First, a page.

Knee Joint Injections
Knee stiffness and pain can be hard to treat. Any medical knee condition can be lifestyle-limiting and may impact the body and emotional well-being. Some approaches to treat knee pain include exercises, weight management, physical therapy, medications, surgery, or injections. Below are the injections to treat knee joint pain;
Steroid injections ensure short-term pain relief. They immediately decrease inflammation when injected directly into the knee joint. It has fewer side effects as compared to steroid pills. A numbing agent mixed in with the steroid also assists in relieving pain. Its impact is short term around one to several weeks. However, a small percentage of people may not see tangible results from it. One can use these injections every 3 months, not too frequently. Experts do not suggest using these injections frequently because they speed up cartilage loss over time with repeated use.
Hyaluronic Acid Gel Injections
It is a natural lubricant and shock absorber inside the joints. However, the shocks wear out over time. Viscosupplementation injects hyaluronic acid gel into the joint to replace what is lost. Some examples are Synvisc, Hyalgan, and Euflexxa. The coverage for Viscosupplementation requires the provider to complete extra paperwork. A provider injects three to five doses into the knee once a week. The number of injections depends on the brand, while it takes various weeks for Viscosupplementation to help.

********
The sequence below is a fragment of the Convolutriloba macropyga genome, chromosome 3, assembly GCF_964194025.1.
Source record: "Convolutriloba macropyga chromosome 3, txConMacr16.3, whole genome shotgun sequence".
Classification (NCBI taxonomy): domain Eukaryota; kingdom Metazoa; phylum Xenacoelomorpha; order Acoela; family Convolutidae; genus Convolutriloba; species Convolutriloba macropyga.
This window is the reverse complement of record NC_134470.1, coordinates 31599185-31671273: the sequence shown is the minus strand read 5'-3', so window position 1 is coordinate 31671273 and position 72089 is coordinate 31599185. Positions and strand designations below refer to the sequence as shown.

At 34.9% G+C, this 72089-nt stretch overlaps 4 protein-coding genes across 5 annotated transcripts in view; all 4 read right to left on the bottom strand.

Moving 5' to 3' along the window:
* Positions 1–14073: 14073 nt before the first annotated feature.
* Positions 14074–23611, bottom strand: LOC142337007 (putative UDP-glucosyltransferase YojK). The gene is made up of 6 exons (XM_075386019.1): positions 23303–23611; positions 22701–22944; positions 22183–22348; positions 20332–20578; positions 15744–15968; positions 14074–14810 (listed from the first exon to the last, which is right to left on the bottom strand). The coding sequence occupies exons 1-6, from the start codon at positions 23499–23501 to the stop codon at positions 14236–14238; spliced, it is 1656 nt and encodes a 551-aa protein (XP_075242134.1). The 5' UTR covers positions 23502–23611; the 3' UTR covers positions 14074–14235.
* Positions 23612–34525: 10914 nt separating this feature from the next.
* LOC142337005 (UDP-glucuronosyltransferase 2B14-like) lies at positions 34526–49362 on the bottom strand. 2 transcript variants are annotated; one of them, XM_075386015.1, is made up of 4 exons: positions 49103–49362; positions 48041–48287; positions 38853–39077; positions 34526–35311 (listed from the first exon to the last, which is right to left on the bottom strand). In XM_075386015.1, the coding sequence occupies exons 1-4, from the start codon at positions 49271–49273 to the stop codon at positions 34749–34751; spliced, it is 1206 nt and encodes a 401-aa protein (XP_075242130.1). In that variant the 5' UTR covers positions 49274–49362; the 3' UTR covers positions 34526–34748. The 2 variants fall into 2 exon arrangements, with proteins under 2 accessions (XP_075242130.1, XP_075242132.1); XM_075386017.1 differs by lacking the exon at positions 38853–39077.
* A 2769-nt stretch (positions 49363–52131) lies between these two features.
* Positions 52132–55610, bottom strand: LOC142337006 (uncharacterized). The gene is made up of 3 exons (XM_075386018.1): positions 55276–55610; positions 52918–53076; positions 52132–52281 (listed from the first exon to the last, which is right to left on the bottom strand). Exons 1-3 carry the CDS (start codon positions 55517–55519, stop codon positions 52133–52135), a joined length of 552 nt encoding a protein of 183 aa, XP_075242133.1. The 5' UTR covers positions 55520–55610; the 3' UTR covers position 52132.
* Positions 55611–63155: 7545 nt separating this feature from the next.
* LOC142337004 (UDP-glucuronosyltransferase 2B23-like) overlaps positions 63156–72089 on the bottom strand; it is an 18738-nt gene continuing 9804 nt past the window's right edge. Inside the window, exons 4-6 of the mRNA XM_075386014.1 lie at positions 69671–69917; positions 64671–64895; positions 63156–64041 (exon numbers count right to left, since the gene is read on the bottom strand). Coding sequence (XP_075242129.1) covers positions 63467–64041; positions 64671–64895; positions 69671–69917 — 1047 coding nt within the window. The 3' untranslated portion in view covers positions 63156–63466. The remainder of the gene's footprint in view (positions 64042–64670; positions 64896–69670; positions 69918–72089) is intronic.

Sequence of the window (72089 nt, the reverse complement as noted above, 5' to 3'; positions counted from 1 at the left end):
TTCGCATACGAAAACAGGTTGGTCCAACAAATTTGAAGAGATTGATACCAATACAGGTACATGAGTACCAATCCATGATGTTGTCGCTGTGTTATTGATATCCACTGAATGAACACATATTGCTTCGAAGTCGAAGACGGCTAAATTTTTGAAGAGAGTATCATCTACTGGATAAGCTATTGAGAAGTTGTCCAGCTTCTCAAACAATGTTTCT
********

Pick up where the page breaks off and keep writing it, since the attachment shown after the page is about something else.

Platelet-Rich Plasma Injections
The liquid part of blood is plasma. Platelets are a common component in human blood that facilitate the formation of blood clots to stop bleeding. They have growth factors to help to heal. Platelet-rich-plasma (PRP) is plasma with more platelets. For PRP, the expert draws some blood from your body and spins it in the lab to enhance the concentration of platelets. They inject the PRP into the knee joint afterward. There are mixed results of this treatment. Some studies have shown improvement in pain, while there have been results where no noticeable change could be observed. Therefore, experts do not suggest PRP injections routinely.
Autologous Conditioned Serum Injections
Another type of knee joint injection is Autologous conditioned serum (ACS). It is made from your blood with high anti-inflammatory molecules. It is not easily available in the USA and is not FDA-approved. Some studies have established that it is effective, but experts do not suggest ACS due to limited data. No health insurance covers it, and it is more costly than PRP.
Stem Cell Injections
New tissues and cells come from stem cells. One can expect that stem cells will rebuild healthy joints. However, some studies should be conducted to see if stem cells are effective and safe for treating knee joints. Some concerns exist, like experts do not suggest stem cell injections. The FDA also warned about stem cell therapies based on efficacy and safety concerns.
Knee joint injections are tricky and have side effects. The best recommended till now is a steroid injection, but its impact is short-term. We need further research on other knee joint inoculations to better gauge their safety and effectiveness.